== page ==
Two years ago, GitHub was acquired by Microsoft. This was predictably intolerable to certain members of the hardcore open-source set, who promptly defected. A second exodus, including a number of GitHub’s own employees, was spurred by the revelation that GitHub was contracting with the notorious Immigration and Customs Enforcement police of the United States Department of Homeland Security. Luckily for the boycotters, there are at least two viable alternatives, but anybody looking to contribute via pull request would have to set up an account on one of whichever competing platform ended up as a destination.
It remains ironic that a piece of infrastructure software like
gitthat was intended to be decentralized, needs a proprietary platform, or hub, to function smoothly.
The pull request is a ripe target for adapting into a non-proprietary pull request protocol that can bridge the various platforms and everything in between, even distributed version control systems themselves. (It occurred to me that it might be patented, but if it is it doesn’t use the phrase “pull request”. At any rate, GitHub’s competitors also do pull requests, and barring all that it would be eminently contestable under prior art.) I would love to be a part of creating something like that, and I have a pretty solid idea of how I would do it (to be discussed some other time).
The point of this argument is not to discourage you from interacting with any particular entity or another. Indeed the entire point is that if you perceive you have a good relationship, you should by all means continue it. Social and economic interdependence are how we extend our capacity and enrich ourselves, and conversely, unchecked solipsism is a route to poverty and ruin.
What I am advocating for, rather, is proactively choosing our partners whenever we can, because our relationships enrich our partners as well as ourselves. If you’re going to enrich somebody else, it might as well be somebody you like. At any rate, you will know if you have the power to choose who you do deal with if you are able to deny the oligarchs your tribute.
The ability to choose our counterparties is the ability to choose not to deal with others, or at least set the terms by which we deal with them. For networked information systems this means:
Getting your data off a platform,
Getting your data into a useful configuration, such that you could use it on a different platform or no platform at all.
Designing permeable information systems—anti-platforms,
Imagining a business plan other than platform economics.
This is an intentional and completely artificial design constraint, not only for the purpose of material results, but also to challenge some assumptions about doing business on the internet.
Worth mentioning that the IndieWeb people have been on this program for quite some time.
How do you design an anti-platform?
It’s the data semantics, stupid. In the development of online systems, data structure definitions—whether for storage in databases or exchange across the network—tend to be fast and loose, and ultimately subordinate to whatever development goals are currently in play. Routines for moving and converting data to and fro are likewise ad-hoc, to say nothing of how things are named. If this wasn’t the case, then API development would not be such a commonly distinct (and possibly herculean) phase in the growth of a platform, because you’d basically already have one.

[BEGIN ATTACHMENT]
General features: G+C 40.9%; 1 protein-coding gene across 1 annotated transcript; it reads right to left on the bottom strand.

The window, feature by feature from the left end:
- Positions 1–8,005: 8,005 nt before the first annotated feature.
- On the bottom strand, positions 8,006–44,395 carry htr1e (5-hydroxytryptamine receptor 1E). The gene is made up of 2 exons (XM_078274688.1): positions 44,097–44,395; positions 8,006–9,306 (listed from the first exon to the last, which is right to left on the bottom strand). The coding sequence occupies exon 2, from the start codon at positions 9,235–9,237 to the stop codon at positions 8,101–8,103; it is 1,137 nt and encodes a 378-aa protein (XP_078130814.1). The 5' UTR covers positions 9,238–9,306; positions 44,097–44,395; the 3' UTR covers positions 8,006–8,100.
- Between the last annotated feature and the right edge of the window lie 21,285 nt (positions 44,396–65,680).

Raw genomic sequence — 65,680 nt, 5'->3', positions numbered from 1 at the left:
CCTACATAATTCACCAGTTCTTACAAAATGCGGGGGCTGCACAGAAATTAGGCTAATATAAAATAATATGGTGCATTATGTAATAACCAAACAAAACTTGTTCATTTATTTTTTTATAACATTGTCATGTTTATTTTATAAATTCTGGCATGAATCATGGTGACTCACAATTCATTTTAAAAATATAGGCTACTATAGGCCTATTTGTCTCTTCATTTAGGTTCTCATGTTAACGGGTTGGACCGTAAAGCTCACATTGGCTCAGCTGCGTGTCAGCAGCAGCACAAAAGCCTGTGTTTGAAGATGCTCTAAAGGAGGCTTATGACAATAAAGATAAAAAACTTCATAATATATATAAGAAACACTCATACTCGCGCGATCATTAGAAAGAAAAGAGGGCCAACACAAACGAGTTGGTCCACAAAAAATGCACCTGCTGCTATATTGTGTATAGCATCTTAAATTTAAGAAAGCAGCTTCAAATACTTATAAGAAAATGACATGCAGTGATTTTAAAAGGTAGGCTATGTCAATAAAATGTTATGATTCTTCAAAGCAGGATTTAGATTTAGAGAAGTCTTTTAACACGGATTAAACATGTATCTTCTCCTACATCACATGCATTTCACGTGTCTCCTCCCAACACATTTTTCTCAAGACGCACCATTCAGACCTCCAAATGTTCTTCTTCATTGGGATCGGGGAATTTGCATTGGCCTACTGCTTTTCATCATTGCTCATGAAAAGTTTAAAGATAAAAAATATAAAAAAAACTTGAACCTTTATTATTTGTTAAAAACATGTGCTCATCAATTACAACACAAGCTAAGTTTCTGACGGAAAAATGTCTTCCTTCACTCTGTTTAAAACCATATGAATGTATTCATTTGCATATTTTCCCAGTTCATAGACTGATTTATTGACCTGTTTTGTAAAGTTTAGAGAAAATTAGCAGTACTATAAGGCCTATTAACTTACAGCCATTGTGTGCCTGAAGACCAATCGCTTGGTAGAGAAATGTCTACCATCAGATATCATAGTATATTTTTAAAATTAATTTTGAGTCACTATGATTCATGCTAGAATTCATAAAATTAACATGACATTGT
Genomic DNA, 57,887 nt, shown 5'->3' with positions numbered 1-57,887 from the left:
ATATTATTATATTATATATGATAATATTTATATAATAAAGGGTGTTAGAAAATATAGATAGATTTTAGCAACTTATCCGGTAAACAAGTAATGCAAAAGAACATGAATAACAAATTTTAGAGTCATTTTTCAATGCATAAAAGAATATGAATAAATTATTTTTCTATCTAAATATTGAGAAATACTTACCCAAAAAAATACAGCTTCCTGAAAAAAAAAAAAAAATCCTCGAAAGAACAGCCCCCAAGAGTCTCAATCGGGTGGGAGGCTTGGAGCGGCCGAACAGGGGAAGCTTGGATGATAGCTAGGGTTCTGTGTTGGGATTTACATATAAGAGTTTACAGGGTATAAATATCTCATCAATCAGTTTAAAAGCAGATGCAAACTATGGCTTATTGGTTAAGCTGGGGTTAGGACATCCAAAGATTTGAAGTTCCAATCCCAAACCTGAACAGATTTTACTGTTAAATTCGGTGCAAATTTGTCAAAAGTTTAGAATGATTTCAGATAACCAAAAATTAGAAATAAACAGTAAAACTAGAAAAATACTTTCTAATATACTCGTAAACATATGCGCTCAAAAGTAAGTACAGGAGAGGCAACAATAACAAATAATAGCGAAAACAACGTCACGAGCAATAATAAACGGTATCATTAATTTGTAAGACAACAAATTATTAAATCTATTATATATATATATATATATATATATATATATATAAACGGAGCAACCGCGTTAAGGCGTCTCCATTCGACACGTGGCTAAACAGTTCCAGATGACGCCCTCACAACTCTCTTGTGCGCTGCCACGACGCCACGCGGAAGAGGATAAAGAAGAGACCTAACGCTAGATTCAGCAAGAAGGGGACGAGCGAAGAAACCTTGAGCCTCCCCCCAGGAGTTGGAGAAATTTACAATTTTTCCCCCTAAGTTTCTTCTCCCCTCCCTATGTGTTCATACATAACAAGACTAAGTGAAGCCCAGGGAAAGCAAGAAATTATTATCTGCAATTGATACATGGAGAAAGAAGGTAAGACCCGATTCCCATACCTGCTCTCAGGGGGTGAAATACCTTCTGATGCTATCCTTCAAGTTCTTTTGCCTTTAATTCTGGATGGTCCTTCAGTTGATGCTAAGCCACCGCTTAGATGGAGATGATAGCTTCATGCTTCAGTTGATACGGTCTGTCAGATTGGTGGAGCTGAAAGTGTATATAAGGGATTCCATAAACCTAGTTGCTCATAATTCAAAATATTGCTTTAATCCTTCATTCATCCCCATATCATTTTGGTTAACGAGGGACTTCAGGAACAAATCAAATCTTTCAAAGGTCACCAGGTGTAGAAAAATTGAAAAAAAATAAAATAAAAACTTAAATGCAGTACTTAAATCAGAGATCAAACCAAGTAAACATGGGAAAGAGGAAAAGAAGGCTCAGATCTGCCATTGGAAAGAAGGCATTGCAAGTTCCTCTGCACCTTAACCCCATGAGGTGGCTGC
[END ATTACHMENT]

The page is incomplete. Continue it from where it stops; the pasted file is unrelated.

The API angle is probably the strongest argument for a platform to reform its development process this way, but considering their incentives, still not a very strong one.
The anti-platform approach is to start with the assumption that every jot of data is going to be addressable, and work backward from this assumption into the concrete implementation. It would mean, among a number of other reforms, publishing the data specifications in both human-readable and machine-readable formats, as well as deriving any internal representations from the published spec (rather than the other way around). This means developing a host of techniques to pull it all off.
I have done quite a bit of this work over the last decade, and over the next little while I’ll be focusing on two projects in particular. If you want to read ahead, be my guest, or you can wait a couple more installments for me to package these up for you:
The goal of this project, which has been slowly accumulating since about 2010, is to represent all the data (and metadata) on a website without referencing any particular CMS product. Of course once you pull the data out, there is no need to put it back on the same platform, but I’m more interested in all the useful things one can do with the content while it’s in that state.
And that’s the real goal: I’m trying to be able to analyze and manipulate websites in bulk without having to know or care or think about whatever software product(s) they’re running on top of.
I have long lamented that the practice of project management has not evolved much in the past century-and-change since the Gantt chart. What I mean is, sure now we have computers make our Gantt charts, but the underpinning conceptual structure—of what a “project” even is and how you do one—hasn’t changed much since the project was to lay miles of railroad track.
What I’m trying to do here is reconceptualize the notion of a “project” beginning with the legal agreement (actually even before then), and then instrument the process with software where needed. What I absolutely cannot have is the metaproject of tinkering with the project management tooling sucking up all the time for a given project. Designing ever-mutating tooling around a (relatively) consistent data structure was key to this process, and I can’t wait to tell you about it.
What you notice when you prioritize data semantics is that these specifications are remarkably durable, and changes tend to be cumulative. This is because you are now in the standards business with a side hustle in applications, which, over the next few missives, I’m going to try to convince you is a much more chill—and dare I say it, more humane—place to be.